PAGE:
there are works de congruo, and works de con- against Popery are perfectly innumerable. Long digno;" and he was beginning to explain the dis before Luther appeared in Germany, Wicktinction, when Catherine interrupted him with liffe, the English Reformer, is said to have comgreat spirit : “ Work here, work there—what posed no fewer than two hundred volumes or kind of working is all this? No works can tracts against the Pope. But as all this consave me but Christ's.” The king was so amused troversy availed little, until Luther preached with the spirited answer of the young lady, and the plain Gospel of Christ; so after all we have the blank look of her accuser, that he could not done, or may do, in opposing the errors of refrain from laughter, and afterwards contrived Popery (and controversy may be still highly to convey her away secretly out of their hands. necessary), the most effective mode of repressWalter Mill, an aged man, who had once been ing the progress and thwarting the designs of a priest, is well known as the last martyr that the Antichristian system, is the faithful preachsuffered under Popery in Scotland. Being ing of “ the truth as it is in Jesus.” asked if there were not seven sacraments, he answered: “Let me have two, and take the rest to yourselves.” He was questioned about the A BRAND PLUCKED OUT OF THE FIRE. mass.“ Christ,” said he, “ hath put an end to the following touching narrative is translated from all carnal sacrifices by offering, once for all, his

the German of a sermon, preached by the Rev. Mr body upon the cross." They desired him to recant. « No,” said he, “ I am corn, not chaff. gelical ministers of Berlin, after the execution of a

Kuntzé, one of the most devoted and useful evanI will neither be blown with the wind nor bruised by the fail, but I will abide both; I criminal for murder; and contains an account of the will not recant the truth.” They tied him to way in which the Lord was pleased, in intinite mercy, the stake; and while the fire was kindling, he

to visit his soul with awakening and salvation. It is

to be apprehended that, in too many instances, the said : “ I am a great sinner; yet it is for God's truth contained in his Word that I suffer. decp anxiety and concern manifested by criminals

in a similar situation may be traced to the mere Dear friends," he cried out of the flames," as

workings of natural and unsanctitied fear; but, at you would escape eternal death, be no more seduced with lies of priests, monks, and friars, narrative of poor Döring, as given below, will be

the sametime, we think that no one who reads the and the rest of the Antichristian crew; but disposed to say that such was the case with him. It trust only in God.” Nor can we omit the testi- is well not to abuse the grace of God; but it is also mony of an English martyr, John Lambert, who, well not to limit it. The Lord is found of those who after having withstood the taunts and tempta- seek him not, and even publicans and sinners have tions of his persecutors, was at length adjudged been joyfully received into the “ kingdom.” to the stake. The manner of his death is almost too horrible to relate, were it not for the glori “ As soon as he had finished the fearful deed ous testimony with which it concluded. “ For," he resolved, in order to save his life, to deceive, says honest Foxe, “after his legs were con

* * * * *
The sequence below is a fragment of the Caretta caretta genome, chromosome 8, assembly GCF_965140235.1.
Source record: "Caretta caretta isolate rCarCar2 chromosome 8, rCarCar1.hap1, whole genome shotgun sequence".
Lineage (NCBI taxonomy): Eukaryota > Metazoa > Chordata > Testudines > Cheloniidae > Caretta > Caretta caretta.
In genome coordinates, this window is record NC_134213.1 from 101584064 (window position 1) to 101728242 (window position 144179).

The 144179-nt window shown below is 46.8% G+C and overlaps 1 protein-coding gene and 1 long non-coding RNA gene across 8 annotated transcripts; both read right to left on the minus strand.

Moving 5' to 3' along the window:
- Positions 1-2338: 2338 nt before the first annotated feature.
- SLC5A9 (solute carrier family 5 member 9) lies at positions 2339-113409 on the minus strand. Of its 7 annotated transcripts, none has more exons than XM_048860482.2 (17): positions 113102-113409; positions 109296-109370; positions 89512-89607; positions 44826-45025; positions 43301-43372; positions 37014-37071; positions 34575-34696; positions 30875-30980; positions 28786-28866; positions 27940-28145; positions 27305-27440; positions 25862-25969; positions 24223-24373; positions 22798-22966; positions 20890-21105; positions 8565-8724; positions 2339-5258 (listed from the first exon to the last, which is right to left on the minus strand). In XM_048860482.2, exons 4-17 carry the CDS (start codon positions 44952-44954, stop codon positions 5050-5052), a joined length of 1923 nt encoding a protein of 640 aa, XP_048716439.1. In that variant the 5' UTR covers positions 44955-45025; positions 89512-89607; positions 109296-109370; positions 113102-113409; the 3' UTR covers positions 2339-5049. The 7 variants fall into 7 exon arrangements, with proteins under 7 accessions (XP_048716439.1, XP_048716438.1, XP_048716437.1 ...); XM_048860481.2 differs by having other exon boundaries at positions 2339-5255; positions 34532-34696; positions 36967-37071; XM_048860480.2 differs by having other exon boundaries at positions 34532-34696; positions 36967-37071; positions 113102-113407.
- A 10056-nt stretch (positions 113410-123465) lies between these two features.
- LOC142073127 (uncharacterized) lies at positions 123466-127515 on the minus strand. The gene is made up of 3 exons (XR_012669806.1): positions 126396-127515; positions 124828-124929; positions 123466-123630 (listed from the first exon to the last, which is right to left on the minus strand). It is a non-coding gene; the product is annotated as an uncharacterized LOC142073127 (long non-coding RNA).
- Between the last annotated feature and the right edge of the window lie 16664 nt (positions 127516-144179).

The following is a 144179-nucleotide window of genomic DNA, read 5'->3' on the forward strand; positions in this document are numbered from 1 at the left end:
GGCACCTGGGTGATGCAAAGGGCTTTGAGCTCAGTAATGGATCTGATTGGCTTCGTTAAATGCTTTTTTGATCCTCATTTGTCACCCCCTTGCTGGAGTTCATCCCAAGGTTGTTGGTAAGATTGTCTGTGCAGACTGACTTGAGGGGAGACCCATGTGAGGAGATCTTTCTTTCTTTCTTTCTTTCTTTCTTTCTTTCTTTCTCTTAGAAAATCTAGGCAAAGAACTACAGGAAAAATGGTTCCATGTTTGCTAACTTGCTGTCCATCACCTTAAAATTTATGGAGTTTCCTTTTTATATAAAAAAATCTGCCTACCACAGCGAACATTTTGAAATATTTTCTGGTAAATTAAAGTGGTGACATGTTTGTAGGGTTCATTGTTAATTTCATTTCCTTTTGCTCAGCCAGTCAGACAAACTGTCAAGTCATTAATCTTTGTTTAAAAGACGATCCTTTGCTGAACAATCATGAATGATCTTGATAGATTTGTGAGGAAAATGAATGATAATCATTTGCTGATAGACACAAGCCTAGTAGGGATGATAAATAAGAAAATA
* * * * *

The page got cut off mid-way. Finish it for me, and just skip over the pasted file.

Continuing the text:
by dissimulation, his judges, when it pleased God to

awaken him in a wonderful manner. He dreamed sumed and burned up to the stumps, then he,

one night that the doors of his prison were opened, lifting up such hands as he had, and his finger and that he was led out on a wide plain, where ends Haming with fire, cried to the people in he beheld the judgment-seat of God. Tull of fear these words: None but Christ !_none but he approached it. All his sins were here held beChrist !' and so fell into the fire, and there fore him; and the terror of his soul was such that ended his life.”

he gwoke, and rejoiced when he perceived that it had

been but a dream. By singing light songs, he tried The Reformers themselves were fully aware

to get rid of the deep impression the dream had made; of what constituted the main strength of their but God called him a second time by a similar drcam. position, and the secret of their success—the But even this had not the power to awaken his simple preaching of Gospel truth. And even spiritual concern. When, however, on the third their enemies were not altogether blind to it. night he saw the same again, the sweat of anguish Cardinal Wolsey, on reading the Augsburg of it, and, for the first time in his life, he prostrated

broke forth on his whole body in the contemplation Confession, remarked that “the Protestant himself, crying humbly for mercy. He now put all divines were stronger in the confirmation of dissimulation aside, confessed his guilt before the their doctrine regarding the righteousness of judges, and a new spiritual life appeared to begin in faith than in the confutation of the contrary his soul. But, alas ! his old sins, pride and hypoopinion.” Melancthon acknowledges the truth crisy, broke forth anew, and marred the work of the of this remark, observing that, “. while in ques: drawings which he had experienced in the year and